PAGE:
THE BOOKSHELF: SLANG.

Oxford UP was kind enough to send me a copy of Slang: The People’s Poetry, by Michael Adams, and if you’re interested in the subject, you’ll want to read it. The author is an actual lexicographer and historian of English, but he’s comfortable with popular culture—he’s also the author of Slayer Slang: A Buffy the Vampire Slayer Lexicon. But most importantly, he thinks clearly and writes vividly. Here he is on the distinction between slang and jargon:

But the social circumstances that provoke jargon are different from those that provoke slang: in jargon, there’s something at stake beyond positioning oneself in the social circumstance. Jargon may be stylish, but it is not, as Eble suggests of slang, analogous to fashion: jargon has to roll up its sleeves and do real work. There is nothing playful about on a wait, triple-sat, or four-top; these are all shorthand for things that folks working in restaurants don’t have time to say at length. For instance, when a server returns from a break, another says, in passing, “We’re on a wait,” not “We have more patrons than we can serve at one time.” The second server is passing because she has just been triple-sat and she doesn’t have time to explain, or she’ll be weeded. Note that “I’m weeded” takes less time to say than “I am in the weeds.”
In slang, clipping’s cazh [casual], but in jargon it’s efficient. When a server behind you quietly says Backs, there’s nothing casual in the message: it’s a warning that said server is carrying a full tray and that no one within distance of a stage whisper should move. … In this situation, if you don’t understand restaurant jargon, if you don’t respond to it as a member of the guild, the results will be catastrophic. …
So jargon is practical: it’s brisk and unambiguous, and it helps busy people do their jobs efficiently. But its use is also social: social relations within the restaurant depend on it, and efficient work for the common goal depends on cerain social relations. When restaurant jargon is slangy—full of fun, invention, and irreverence—it reinforces the restaurant in-group’s camaraderie and alleviates the tedium of its shared labor.

Later he makes the point that jargon tends to be homogeneous: “servers in California use terms familiar in Indiana, Ohio, New York, and New Jersey.” And he discusses edge cases: “At Winchester, one of England’s great public schools, students have spoken a peculiar slang over so many centuries that it looks surprisingly like jargon. An item of Winchester slang is called a Notion, a term that is itself a Notion.”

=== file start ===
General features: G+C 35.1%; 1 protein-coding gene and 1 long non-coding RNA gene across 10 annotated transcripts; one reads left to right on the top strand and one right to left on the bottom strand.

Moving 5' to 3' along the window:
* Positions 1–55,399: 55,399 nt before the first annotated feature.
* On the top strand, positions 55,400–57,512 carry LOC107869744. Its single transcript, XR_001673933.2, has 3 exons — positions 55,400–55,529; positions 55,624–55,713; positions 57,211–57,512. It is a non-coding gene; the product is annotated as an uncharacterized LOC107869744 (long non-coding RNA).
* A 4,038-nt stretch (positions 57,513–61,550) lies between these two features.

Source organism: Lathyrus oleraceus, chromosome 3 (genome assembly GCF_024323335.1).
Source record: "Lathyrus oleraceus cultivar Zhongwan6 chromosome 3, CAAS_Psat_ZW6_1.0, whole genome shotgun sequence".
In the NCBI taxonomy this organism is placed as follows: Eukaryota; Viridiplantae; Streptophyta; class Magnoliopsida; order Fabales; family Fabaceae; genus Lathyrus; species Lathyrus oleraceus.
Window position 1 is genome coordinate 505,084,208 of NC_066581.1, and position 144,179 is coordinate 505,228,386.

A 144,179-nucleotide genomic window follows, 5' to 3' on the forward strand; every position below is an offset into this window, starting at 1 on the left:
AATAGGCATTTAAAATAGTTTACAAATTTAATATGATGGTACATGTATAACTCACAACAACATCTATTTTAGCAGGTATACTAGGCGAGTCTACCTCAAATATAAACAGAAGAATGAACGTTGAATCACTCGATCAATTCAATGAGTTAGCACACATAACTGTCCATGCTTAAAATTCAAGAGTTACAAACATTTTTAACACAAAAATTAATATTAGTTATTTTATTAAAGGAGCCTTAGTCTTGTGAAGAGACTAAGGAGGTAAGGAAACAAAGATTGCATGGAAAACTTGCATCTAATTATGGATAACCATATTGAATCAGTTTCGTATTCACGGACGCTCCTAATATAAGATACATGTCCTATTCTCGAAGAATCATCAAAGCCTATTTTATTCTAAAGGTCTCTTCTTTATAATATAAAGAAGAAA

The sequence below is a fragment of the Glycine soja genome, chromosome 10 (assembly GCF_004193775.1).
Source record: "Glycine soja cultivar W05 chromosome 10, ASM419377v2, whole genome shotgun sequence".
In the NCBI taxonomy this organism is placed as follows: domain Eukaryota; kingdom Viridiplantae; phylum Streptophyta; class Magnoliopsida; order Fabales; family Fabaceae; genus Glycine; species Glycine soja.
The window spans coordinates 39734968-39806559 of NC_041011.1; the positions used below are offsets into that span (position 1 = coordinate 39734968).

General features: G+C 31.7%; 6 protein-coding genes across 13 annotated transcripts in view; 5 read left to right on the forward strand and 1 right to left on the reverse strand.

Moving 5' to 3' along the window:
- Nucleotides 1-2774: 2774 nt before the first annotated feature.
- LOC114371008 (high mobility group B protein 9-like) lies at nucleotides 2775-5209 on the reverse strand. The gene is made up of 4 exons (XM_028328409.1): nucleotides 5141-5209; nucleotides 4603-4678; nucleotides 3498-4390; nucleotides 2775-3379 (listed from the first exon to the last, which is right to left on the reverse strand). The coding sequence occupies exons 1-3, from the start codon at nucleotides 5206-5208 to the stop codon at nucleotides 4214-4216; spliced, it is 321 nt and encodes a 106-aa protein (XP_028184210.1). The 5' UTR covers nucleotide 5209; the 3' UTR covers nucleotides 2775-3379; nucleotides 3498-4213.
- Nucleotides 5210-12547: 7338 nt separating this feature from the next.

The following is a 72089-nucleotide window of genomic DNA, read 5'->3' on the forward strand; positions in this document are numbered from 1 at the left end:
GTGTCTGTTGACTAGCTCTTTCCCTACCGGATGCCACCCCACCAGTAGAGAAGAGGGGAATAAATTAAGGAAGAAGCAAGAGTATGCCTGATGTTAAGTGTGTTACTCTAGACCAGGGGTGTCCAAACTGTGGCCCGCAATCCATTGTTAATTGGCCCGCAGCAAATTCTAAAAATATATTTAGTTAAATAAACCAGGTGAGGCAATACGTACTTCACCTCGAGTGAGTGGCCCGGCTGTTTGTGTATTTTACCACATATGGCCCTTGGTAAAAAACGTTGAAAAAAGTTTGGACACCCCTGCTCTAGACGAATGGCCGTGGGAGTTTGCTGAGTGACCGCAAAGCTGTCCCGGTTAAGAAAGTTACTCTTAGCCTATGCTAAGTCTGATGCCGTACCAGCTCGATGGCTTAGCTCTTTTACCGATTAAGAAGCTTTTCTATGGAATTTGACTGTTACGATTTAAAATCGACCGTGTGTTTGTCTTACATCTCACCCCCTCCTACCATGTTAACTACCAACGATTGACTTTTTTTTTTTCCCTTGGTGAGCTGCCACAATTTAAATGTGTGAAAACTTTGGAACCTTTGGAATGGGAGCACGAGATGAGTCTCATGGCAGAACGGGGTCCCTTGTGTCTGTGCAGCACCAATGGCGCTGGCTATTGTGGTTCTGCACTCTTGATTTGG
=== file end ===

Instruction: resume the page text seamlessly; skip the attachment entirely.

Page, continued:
After the initial section on definitions, he has chapters on the social, aesthetic, and cognitive aspects of slang, ending with a section titled “Toward a Poetics of Slang,” which begins, charmingly, “It should be clear by now that I’m more inclined to complicate matters than to get to the bottom of things” and ends by saying slang “cannot be understood without considering its relation to every relevant aspect of language, the slight but irreducible area of a spandrel amid the lines and arcs and space of the grand design of language…” And each chapter ends with a full bibliography. A fine job.

Comments

  1. If I say to my fellow mechanic, upon noticing a faux pas, “you’ve put a spanner in the works”, is it slang or jargon I’m speaking?

  2. Unless it’s used with an exact mechanic’s meaning contrastive to various other mechanic’s situations, it’s slang. It’s slang that probably isn’t used by mechanics, though, if it does have a specific mechanic’s meaning.

  3. Unless it’s used with an exact mechanic’s meaning contrastive to various other mechanic’s situations, it’s slang. It’s slang that probably isn’t used by mechanics, though, if it does have a specific mechanic’s meaning.

  4. It’s not slang either, it’s simply a metaphor.
    Michael Adams’s style is not unlike your own, Language.

  5. How come this book already has 24 customer reviews at Amazon.com ? Michael Adams must have a big following because it only came out, inauspiciously, on April 1 — come to think of it, does it really exist?

  6. The book has so many reviews at Amazon for at leat one reason: advanced reading copies (ARCs) were sent out ages ago. I received mine in January, I believe.

  7. But I thought Amazon customer reviews were done by idiots like me, not by people who get advance copies. That’s a bit sly of Amazon.

  8. I usually forget to do it myself, but there are a lot of excellent books out there which either have no Amazon review or have badly-done Amazon reviews. If you read and like a book which is not of broad interest, it’s worth looking at its Amazon listing to make sure it’s properly reviewed. In some cases there’s only one review from someone who read the book by mistake.

  9. I usually forget to do it myself, but there are a lot of excellent books out there which either have no Amazon review or have badly-done Amazon reviews. If you read and like a book which is not of broad interest, it’s worth looking at its Amazon listing to make sure it’s properly reviewed. In some cases there’s only one review from someone who read the book by mistake.

  10. Good ‘ole Amazon, a kindler, more disingenuous multi-national.

  11. Later he makes the point that jargon tends to be homogeneous: “servers in California use terms familiar in Indiana, Ohio, New York, and New Jersey.”
    That begs the question of what constitutes the community forming the jargon. Military jargon is notoriously and often comically non-homogeneous. There is a joke running aroundabout how the four services (US) put different meanings on “secure the building”.
    Army: Lock the doors and put a guard on the main entrance.
    Navy: Lock the doors and go home.
    Air Force: Turn off the TV and go home.